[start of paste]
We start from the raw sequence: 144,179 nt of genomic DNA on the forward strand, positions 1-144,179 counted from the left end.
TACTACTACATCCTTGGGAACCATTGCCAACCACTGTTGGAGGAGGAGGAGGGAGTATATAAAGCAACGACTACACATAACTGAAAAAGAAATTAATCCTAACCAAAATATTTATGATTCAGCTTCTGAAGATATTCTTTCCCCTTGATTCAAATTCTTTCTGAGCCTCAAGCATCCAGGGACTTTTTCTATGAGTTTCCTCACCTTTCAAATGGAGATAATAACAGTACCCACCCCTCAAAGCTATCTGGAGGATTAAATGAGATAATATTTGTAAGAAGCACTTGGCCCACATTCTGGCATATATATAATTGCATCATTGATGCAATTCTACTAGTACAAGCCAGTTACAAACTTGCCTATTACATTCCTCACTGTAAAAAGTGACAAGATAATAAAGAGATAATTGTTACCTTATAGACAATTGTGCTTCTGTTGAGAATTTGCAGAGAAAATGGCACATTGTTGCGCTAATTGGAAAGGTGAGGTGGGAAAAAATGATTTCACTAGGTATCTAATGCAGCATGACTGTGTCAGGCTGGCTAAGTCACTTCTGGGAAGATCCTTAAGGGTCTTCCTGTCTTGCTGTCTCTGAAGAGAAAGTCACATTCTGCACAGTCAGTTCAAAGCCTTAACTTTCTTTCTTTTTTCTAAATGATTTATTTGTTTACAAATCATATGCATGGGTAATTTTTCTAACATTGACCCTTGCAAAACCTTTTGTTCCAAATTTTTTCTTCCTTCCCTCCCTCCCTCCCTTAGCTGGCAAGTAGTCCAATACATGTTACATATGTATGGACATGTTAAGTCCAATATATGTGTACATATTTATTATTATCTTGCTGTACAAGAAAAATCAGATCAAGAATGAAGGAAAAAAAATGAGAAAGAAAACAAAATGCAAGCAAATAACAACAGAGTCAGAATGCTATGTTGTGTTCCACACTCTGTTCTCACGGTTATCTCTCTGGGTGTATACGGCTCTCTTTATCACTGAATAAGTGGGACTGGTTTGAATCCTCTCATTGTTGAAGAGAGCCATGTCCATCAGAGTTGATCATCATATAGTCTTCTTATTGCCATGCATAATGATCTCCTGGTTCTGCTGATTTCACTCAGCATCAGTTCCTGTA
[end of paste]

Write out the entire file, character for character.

We start from the raw sequence: 144,179 nt of genomic DNA on the forward strand, positions 1-144,179 counted from the left end.
TACTACTACATCCTTGGGAACCATTGCCAACCACTGTTGGAGGAGGAGGAGGGAGTATATAAAGCAACGACTACACATAACTGAAAAAGAAATTAATCCTAACCAAAATATTTATGATTCAGCTTCTGAAGATATTCTTTCCCCTTGATTCAAATTCTTTCTGAGCCTCAAGCATCCAGGGACTTTTTCTATGAGTTTCCTCACCTTTCAAATGGAGATAATAACAGTACCCACCCCTCAAAGCTATCTGGAGGATTAAATGAGATAATATTTGTAAGAAGCACTTGGCCCACATTCTGGCATATATATAATTGCATCATTGATGCAATTCTACTAGTACAAGCCAGTTACAAACTTGCCTATTACATTCCTCACTGTAAAAAGTGACAAGATAATAAAGAGATAATTGTTACCTTATAGACAATTGTGCTTCTGTTGAGAATTTGCAGAGAAAATGGCACATTGTTGCGCTAATTGGAAAGGTGAGGTGGGAAAAAATGATTTCACTAGGTATCTAATGCAGCATGACTGTGTCAGGCTGGCTAAGTCACTTCTGGGAAGATCCTTAAGGGTCTTCCTGTCTTGCTGTCTCTGAAGAGAAAGTCACATTCTGCACAGTCAGTTCAAAGCCTTAACTTTCTTTCTTTTTTCTAAATGATTTATTTGTTTACAAATCATATGCATGGGTAATTTTTCTAACATTGACCCTTGCAAAACCTTTTGTTCCAAATTTTTTCTTCCTTCCCTCCCTCCCTCCCTTAGCTGGCAAGTAGTCCAATACATGTTACATATGTATGGACATGTTAAGTCCAATATATGTGTACATATTTATTATTATCTTGCTGTACAAGAAAAATCAGATCAAGAATGAAGGAAAAAAAATGAGAAAGAAAACAAAATGCAAGCAAATAACAACAGAGTCAGAATGCTATGTTGTGTTCCACACTCTGTTCTCACGGTTATCTCTCTGGGTGTATACGGCTCTCTTTATCACTGAATAAGTGGGACTGGTTTGAATCCTCTCATTGTTGAAGAGAGCCATGTCCATCAGAGTTGATCATCATATAGTCTTCTTATTGCCATGCATAATGATCTCCTGGTTCTGCTGATTTCACTCAGCATCAGTTCCTGTA